Two more questions that dance about the mind:

Are the Redskins, as they insist, among the five best teams in the National Football League?


Do they deserve to be in the playoffs?


But then neither do the Philadelphia Eagles, the Chicago Bears, the Houston Oilers and the Denver Broncos. There ought to be NFL games this week, but not the games the NFL will offer.

For weeks, assorted thinkers -- amongthem Redskin Coach Jack Pardee -- have been attacking the NFL system for selecting wild-card teams. Is net points fair? Would common opponents be better than strength of schedule? Should net touchdowns be eliminated?

The debate never should have begun. What should be eliminated is the wild-card system itself. The teams who ought to be playing this Sunday are four division winners, Dallas and Tampa Bay, Los Angeles and Miami. The teams with the week off should be the ones with the best records, Pittsburgh and San Diego.

Everybody else should be packing equipment and shopping for linebackers and wideouts.

The lamentable legacy of the '70s has been the shrinking credibility of professional sport. Regular-season games in basketball and hockey mean little when more teams make the playoffs than do not. Only baseball has stayed pure, with a championship only playoff, though creating four divisions from two leagues does assure more champions.

One can almost justify giving runners-up a second chance in the NFL. Its season is one-fifth as long as basketball and hockey, one-tenth as long as baseball. All the teams do not play each other.

But once a league gets greedy and begins to compromise its standards, all manner of ominous situations become possible. Two conference wild-card teams -- and their playing each other in the first playoff -- make it less likely a champion might benefit from losing late in the regular season. i

Still, Pardee has discovered some realities at least as nasty. To qualify for the playoffs, especially as a wildcard team, it almost is necessary to sacrifice compassion. The idea now is not only to win in the NFL but also to clear the opposition into the ground.

That is because of a tie-breaking procedure called net points in all games. It encourages, almost demands running up the score whenever possible, a tactic regarded with disdain.

The sad truth about the Redskins is that they missed the playoffs because Pardee chose to attempt a two-touchdown victory over Green Bay rather than try for another seven points near the end.

Washington got the ball with enough time and the Packers sufficiently demoralized to score a touchdown. Pardee gave them his hand instead of his foot. And the Redskins were beaten out of playoff spot by the Bears by four points.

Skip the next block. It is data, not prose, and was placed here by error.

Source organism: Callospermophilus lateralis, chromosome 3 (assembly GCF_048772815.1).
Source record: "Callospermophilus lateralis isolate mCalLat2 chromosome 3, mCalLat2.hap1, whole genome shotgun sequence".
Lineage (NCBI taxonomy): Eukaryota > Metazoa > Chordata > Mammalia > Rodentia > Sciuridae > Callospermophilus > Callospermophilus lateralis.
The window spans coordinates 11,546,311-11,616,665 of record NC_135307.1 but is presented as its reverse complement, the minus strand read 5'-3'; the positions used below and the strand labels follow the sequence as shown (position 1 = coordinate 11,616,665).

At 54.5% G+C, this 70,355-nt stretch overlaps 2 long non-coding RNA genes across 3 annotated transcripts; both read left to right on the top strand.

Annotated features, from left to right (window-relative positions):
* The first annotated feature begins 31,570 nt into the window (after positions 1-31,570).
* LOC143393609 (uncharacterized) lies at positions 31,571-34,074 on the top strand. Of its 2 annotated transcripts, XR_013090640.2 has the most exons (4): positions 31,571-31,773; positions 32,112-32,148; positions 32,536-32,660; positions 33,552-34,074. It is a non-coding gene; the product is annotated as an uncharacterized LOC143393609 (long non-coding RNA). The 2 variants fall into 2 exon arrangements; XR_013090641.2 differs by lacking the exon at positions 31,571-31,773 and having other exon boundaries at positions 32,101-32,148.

Because the tie-breaking criteria made that the third step -- and probably the best one the NFL can use in that situation.

And the Redskins-Bears situation is not an aberration. These are teams from different divisions -- and not forced to play each other, as the first step demands. Also, two teams in other years are likely to be tied after the second step, with similar conference records.

That leads to the third step and its shameful implications.

As Pardee said, the Redskins and everyone else will be forced next season to score as often as possible. Which at first inspection does not seem all that harmful. Entertainment is a significant part of the game and nothing is more boring than one team being unable to score and the other not trying.

But emotions are raw during the final moments of a game whose outcome has been known for some time. A team that keeps its starters playing risks the very real possibility of having them hurt.

When the Redskins kicked the last-second field goal that made a 31-20 victory a 34-20 embarrassment over the Cowboys here this season, Dallas hardly minded a 15-yard penalty for clobbering Mark Moseley.

What if Mosley had been hurt on the play? In retrospect, Pardee should have ordered Joe Theismann and the rest of the offense into the game and tried for a touchdown. Perhaps he will next season.

Perhaps Theismann will be injured by some angry headhunter. Or another pivotal player on another team.

But beyond practical reasons this sucks nearly all meaning from sportsmanship. Clearly, the league needs an alternative.


Pardee suggests common opponents, or strength of schedule. The Bears and Redskins played just four common opponents. And strength of schedule is not much more valid than a coin flip.

Which means that future NFL lessons to future athletes, young and impressionable youngsters, will be: win first -- and then rub it in as hard and as long as you can.